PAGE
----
Samuel Kumwanje, Advocating for NCD Patients in Malawi

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Samuel Kumwanje
Samuel Kumwanje

When Samuel Kumwanje was diagnosed with a kidney disorder in 2004, his home country Malawi had only one dialysis unit located in the capital Lilongwe, about 330 km from the city of Balaka where he lived.

“This is the time I learned that affordability of dialysis services is limited for Malawians,” Samuel writes in the NCD Diaries project, an initiative launched by the NCD Alliance.

NCDs (short for noncommunicable diseases) are diseases that are not transmissible from person to person. They are the first cause of death and disability worldwide, accounting for 74% of all deaths and more than three out of four years lived with a disability.

NCDs are also a sustainable development issue. They have a disproportionate impact on people living in low- and middle-income countries and are both a cause and a consequence of poverty.

NCD Alliance leads and coordinates global advocacy efforts to maintain political momentum and action, and sustain focus on NCDs.

Born in 1976 in rural Malawi, Samuel started to suffer from problematic symptoms when he was 12. The symptoms included body pain, loss of appetite and vomiting, yet no one could understand the cause.

“A district hospital referred me for a checkup at a public hospital (at which services are provided free of charge), and my results were sent to the UK for further investigation,” he recalls. “However, no diagnosis was made because tests related to kidney performance were not conducted – an indication of lack of focus on kidney disorder in our health system.”

As a result, Samuel’s symptoms worsened.

“Without a diagnosis, I turned to herbals from the local communities that my father sourced,” he says. “I believe that these herbs may have worsened rather than solved my kidney condition.”

For years, the man continued to be misdiagnosed and prescribed the wrong treatments.

“Finally at NGO-run Likuni Mission Hospital, they diagnosed me with kidney failure because one of my sisters-in-law, who is a nurse, advised me to request a check of my kidney performance,” he remarks. “This was a private service covered by my Medical Aid Society of Malawi medical insurance, made available through my employer.”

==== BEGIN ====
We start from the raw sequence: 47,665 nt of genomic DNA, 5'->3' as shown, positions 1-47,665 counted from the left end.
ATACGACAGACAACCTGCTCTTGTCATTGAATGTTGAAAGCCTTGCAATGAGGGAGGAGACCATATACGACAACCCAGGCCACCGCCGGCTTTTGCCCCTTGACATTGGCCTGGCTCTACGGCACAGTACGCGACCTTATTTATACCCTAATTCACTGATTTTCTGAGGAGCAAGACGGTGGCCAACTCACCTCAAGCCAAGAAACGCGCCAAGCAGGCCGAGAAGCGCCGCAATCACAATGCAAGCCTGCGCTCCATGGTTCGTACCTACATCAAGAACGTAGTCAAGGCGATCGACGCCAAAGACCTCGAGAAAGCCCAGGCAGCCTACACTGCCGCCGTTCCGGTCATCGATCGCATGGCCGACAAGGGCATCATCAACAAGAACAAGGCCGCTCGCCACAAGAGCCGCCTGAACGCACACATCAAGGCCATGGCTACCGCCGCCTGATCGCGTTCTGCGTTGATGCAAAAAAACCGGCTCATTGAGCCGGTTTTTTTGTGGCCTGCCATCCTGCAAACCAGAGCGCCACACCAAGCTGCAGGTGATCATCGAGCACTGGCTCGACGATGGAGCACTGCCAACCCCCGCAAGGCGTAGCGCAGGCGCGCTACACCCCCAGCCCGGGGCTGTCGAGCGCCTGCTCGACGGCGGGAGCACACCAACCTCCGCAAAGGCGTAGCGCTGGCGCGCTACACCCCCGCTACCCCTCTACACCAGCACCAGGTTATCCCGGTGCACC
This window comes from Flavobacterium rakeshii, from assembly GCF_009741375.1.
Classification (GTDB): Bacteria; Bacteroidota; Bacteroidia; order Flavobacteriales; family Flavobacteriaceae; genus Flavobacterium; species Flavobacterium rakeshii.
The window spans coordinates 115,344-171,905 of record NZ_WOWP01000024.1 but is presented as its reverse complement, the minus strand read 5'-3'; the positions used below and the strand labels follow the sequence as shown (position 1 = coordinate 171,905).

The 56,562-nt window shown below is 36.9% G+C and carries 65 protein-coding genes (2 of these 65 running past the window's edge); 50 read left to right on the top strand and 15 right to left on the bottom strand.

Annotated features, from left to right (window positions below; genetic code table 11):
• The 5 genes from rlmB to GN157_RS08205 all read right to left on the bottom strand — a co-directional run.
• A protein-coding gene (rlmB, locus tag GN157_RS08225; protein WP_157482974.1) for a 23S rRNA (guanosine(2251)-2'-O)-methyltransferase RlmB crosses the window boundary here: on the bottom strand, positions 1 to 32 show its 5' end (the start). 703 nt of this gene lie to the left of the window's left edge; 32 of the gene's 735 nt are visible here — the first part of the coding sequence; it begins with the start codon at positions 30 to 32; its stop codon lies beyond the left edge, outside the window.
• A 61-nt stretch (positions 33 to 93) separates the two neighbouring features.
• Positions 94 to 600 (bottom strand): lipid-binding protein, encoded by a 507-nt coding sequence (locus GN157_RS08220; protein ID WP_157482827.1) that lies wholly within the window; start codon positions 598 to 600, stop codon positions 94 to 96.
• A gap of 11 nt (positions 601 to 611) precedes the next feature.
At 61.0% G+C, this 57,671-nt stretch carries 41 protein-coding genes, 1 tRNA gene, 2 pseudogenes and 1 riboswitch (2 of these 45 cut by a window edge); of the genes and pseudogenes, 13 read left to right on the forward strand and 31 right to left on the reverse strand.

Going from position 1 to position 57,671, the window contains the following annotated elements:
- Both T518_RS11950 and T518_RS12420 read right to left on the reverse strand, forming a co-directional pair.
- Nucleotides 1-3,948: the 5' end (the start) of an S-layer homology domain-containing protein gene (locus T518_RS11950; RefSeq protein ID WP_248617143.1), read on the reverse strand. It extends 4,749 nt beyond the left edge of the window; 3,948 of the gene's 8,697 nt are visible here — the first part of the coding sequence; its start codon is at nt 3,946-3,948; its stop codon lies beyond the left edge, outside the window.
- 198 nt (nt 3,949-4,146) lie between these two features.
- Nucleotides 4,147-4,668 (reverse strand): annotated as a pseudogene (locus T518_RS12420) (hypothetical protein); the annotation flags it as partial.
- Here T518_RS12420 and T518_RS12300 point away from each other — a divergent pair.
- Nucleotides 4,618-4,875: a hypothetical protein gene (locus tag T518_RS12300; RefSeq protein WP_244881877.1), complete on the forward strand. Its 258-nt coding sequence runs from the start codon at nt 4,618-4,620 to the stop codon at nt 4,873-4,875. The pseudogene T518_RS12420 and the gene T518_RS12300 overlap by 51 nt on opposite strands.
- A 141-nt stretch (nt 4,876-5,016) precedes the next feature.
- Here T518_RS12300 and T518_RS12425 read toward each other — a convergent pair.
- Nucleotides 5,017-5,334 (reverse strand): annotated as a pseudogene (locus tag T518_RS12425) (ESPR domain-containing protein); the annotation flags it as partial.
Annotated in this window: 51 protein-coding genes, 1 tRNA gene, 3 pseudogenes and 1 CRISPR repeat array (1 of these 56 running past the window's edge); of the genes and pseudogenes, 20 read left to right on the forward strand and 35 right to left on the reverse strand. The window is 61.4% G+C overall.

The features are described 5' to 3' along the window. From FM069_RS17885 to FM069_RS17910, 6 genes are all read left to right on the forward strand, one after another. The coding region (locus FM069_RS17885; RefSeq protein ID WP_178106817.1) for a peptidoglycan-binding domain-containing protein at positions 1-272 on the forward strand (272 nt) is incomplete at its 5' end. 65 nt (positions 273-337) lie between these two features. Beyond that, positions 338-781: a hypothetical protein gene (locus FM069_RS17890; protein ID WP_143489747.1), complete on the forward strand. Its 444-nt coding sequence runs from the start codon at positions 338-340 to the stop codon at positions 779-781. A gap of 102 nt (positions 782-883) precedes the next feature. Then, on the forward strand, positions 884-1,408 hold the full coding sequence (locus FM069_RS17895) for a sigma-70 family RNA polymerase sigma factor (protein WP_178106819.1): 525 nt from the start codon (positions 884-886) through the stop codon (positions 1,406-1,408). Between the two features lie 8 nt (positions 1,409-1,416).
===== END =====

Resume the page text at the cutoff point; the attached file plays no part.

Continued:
Afterward, Samuel started to commute for dialysis. At that point, the Kamuzu Central Hospital, a government-run hospital in Lilongwe, only had four machines. As the number of patients in need of dialysis in Malawi increased, accessibility to treatment became an issue.

At that point Samuel and other patients decided to take action.

“We formed the Kidney Foundation – Malawi, an association to amplify the needs of people in the dialysis unit,” he says. “Among several objectives guiding the association, advocating with the Malawi Ministry of Health to prioritize renal conditions was one.”

While things for patients with chronic kidney conditions in Malawi have improved, there is still much work to be done. Currently, there are only two public hospitals in the country that offer free dialysis services, with few machines for many patients. Malawi has a population of about twenty million people.

“It’s not easy to live with kidney disorder when you are the breadwinner of the family, and it’s challenging when you are employed because you need to satisfy your boss while at the same time adhering to dialysis sessions,” Samuel says. “My goal is to shed light on the challenges that myself and people living with NCDs in Malawi face when it comes to affording care, in the hope for positive change around Universal Health Coverage.”

Read Samuel Kumwanje full NCD Diary.
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Image Credits: Courtesy of NCD Alliance.

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